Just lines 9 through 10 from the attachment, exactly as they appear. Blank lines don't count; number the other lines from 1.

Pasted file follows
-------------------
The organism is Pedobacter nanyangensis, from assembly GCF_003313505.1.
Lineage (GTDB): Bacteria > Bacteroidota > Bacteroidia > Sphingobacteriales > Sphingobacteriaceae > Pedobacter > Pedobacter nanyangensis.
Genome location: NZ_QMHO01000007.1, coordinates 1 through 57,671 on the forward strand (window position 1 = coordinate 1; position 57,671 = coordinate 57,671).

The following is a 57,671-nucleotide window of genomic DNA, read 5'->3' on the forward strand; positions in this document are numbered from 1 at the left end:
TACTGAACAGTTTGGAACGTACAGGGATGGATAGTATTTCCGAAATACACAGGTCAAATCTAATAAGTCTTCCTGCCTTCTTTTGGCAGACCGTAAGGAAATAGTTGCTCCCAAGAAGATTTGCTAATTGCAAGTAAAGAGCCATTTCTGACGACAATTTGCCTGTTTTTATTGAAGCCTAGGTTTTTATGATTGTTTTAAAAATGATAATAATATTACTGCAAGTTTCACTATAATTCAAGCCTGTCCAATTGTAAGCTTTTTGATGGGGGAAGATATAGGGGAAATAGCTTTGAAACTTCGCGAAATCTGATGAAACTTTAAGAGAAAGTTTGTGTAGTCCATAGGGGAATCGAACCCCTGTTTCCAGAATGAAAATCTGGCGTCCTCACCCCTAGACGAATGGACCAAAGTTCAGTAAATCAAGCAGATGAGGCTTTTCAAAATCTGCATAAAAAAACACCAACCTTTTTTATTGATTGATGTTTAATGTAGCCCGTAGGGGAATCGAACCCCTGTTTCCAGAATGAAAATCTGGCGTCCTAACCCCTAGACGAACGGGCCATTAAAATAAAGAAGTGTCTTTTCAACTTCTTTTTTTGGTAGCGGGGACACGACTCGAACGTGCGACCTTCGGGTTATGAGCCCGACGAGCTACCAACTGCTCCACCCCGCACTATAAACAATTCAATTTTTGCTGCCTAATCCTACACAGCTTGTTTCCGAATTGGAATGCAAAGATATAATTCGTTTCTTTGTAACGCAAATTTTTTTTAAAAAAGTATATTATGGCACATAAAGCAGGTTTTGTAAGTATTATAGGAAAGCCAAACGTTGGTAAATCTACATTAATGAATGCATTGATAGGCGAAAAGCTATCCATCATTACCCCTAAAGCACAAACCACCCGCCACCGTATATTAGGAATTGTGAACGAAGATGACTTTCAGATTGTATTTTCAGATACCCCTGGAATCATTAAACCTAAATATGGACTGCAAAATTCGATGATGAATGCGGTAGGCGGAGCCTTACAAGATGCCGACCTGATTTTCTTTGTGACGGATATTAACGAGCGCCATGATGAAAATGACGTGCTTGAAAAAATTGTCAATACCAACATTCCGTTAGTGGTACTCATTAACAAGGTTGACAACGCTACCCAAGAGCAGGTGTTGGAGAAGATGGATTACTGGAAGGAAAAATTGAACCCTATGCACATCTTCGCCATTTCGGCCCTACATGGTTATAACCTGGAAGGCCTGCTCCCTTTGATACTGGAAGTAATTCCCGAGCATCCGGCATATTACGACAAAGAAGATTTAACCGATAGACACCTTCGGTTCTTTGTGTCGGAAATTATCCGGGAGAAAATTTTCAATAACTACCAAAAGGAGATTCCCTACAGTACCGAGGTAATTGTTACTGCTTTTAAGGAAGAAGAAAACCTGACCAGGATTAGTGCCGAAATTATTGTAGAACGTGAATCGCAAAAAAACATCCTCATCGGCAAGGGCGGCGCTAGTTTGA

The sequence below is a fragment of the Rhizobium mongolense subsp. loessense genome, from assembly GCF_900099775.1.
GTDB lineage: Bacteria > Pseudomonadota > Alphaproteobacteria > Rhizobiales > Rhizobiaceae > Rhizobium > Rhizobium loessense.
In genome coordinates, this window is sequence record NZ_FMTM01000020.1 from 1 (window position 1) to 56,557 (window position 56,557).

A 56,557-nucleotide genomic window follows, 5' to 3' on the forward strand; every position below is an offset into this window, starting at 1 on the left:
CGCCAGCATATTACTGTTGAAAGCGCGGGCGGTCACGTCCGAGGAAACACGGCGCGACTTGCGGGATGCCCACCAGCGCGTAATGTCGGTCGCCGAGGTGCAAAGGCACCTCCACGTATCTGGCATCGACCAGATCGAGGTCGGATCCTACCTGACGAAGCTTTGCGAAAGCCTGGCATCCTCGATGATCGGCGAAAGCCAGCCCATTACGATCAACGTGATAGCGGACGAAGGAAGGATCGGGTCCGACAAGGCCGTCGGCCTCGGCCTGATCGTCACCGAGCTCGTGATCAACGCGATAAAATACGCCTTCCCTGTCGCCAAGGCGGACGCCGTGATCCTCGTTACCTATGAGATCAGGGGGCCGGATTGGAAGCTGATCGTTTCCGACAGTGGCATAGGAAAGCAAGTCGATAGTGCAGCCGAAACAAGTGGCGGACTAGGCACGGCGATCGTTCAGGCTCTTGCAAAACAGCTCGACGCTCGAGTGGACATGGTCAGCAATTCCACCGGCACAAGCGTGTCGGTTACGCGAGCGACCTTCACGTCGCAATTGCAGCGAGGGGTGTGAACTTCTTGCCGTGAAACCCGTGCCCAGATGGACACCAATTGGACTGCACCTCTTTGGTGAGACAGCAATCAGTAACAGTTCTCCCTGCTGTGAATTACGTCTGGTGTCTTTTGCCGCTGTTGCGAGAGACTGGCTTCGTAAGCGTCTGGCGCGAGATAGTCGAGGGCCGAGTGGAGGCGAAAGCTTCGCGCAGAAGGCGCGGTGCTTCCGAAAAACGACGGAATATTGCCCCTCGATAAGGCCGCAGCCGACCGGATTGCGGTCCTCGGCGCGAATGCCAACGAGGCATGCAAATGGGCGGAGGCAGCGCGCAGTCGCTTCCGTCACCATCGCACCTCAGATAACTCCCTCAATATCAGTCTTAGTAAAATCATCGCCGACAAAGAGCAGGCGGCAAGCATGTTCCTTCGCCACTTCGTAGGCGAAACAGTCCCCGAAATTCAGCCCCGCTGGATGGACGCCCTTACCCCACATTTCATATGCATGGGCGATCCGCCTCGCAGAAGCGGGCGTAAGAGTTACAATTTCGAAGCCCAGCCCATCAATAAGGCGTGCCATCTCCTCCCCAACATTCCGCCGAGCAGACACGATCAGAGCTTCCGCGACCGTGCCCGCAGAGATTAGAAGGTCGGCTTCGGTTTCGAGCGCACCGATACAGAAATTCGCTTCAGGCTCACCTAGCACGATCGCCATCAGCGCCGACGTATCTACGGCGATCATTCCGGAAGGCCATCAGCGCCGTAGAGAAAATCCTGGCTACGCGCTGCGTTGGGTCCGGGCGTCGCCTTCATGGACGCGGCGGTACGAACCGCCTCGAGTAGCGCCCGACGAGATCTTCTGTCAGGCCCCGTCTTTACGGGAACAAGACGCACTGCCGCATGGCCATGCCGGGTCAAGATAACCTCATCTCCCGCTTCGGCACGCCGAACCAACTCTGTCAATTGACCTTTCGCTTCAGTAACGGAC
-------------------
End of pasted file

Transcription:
A 56,557-nucleotide genomic window follows, 5' to 3' on the forward strand; every position below is an offset into this window, starting at 1 on the left:
CGCCAGCATATTACTGTTGAAAGCGCGGGCGGTCACGTCCGAGGAAACACGGCGCGACTTGCGGGATGCCCACCAGCGCGTAATGTCGGTCGCCGAGGTGCAAAGGCACCTCCACGTATCTGGCATCGACCAGATCGAGGTCGGATCCTACCTGACGAAGCTTTGCGAAAGCCTGGCATCCTCGATGATCGGCGAAAGCCAGCCCATTACGATCAACGTGATAGCGGACGAAGGAAGGATCGGGTCCGACAAGGCCGTCGGCCTCGGCCTGATCGTCACCGAGCTCGTGATCAACGCGATAAAATACGCCTTCCCTGTCGCCAAGGCGGACGCCGTGATCCTCGTTACCTATGAGATCAGGGGGCCGGATTGGAAGCTGATCGTTTCCGACAGTGGCATAGGAAAGCAAGTCGATAGTGCAGCCGAAACAAGTGGCGGACTAGGCACGGCGATCGTTCAGGCTCTTGCAAAACAGCTCGACGCTCGAGTGGACATGGTCAGCAATTCCACCGGCACAAGCGTGTCGGTTACGCGAGCGACCTTCACGTCGCAATTGCAGCGAGGGGTGTGAACTTCTTGCCGTGAAACCCGTGCCCAGATGGACACCAATTGGACTGCACCTCTTTGGTGAGACAGCAATCAGTAACAGTTCTCCCTGCTGTGAATTACGTCTGGTGTCTTTTGCCGCTGTTGCGAGAGACTGGCTTCGTAAGCGTCTGGCGCGAGATAGTCGAGGGCCGAGTGGAGGCGAAAGCTTCGCGCAGAAGGCGCGGTGCTTCCGAAAAACGACGGAATATTGCCCCTCGATAAGGCCGCAGCCGACCGGATTGCGGTCCTCGGCGCGAATGCCAACGAGGCATGCAAATGGGCGGAGGCAGCGCGCAGTCGCTTCCGTCACCATCGCACCTCAGATAACTCCCTCAATATCAGTCTTAGTAAAATCATCGCCGACAAAGAGCAGGCGGCAAGCATGTTCCTTCGCCACTTCGTAGGCGAAACAGTCCCCGAAATTCAGCCCCGCTGGATGGACGCCCTTACCCCACATTTCATATGCATGGGCGATCCGCCTCGCAGAAGCGGGCGTAAGAGTTACAATTTCGAAGCCCAGCCCATCAATAAGGCGTGCCATCTCCTCCCCAACATTCCGCCGAGCAGACACGATCAGAGCTTCCGCGACCGTGCCCGCAGAGATTAGAAGGTCGGCTTCGGTTTCGAGCGCACCGATACAGAAATTCGCTTCAGGCTCACCTAGCACGATCGCCATCAGCGCCGACGTATCTACGGCGATCATTCCGGAAGGCCATCAGCGCCGTAGAGAAAATCCTGGCTACGCGCTGCGTTGGGTCCGGGCGTCGCCTTCATGGACGCGGCGGTACGAACCGCCTCGAGTAGCGCCCGACGAGATCTTCTGTCAGGCCCCGTCTTTACGGGAACAAGACGCACTGCCGCATGGCCATGCCGGGTCAAGATAACCTCATCTCCCGCTTCGGCACGCCGAACCAACTCTGTCAATTGACCTTTCGCTTCAGTAACGGAC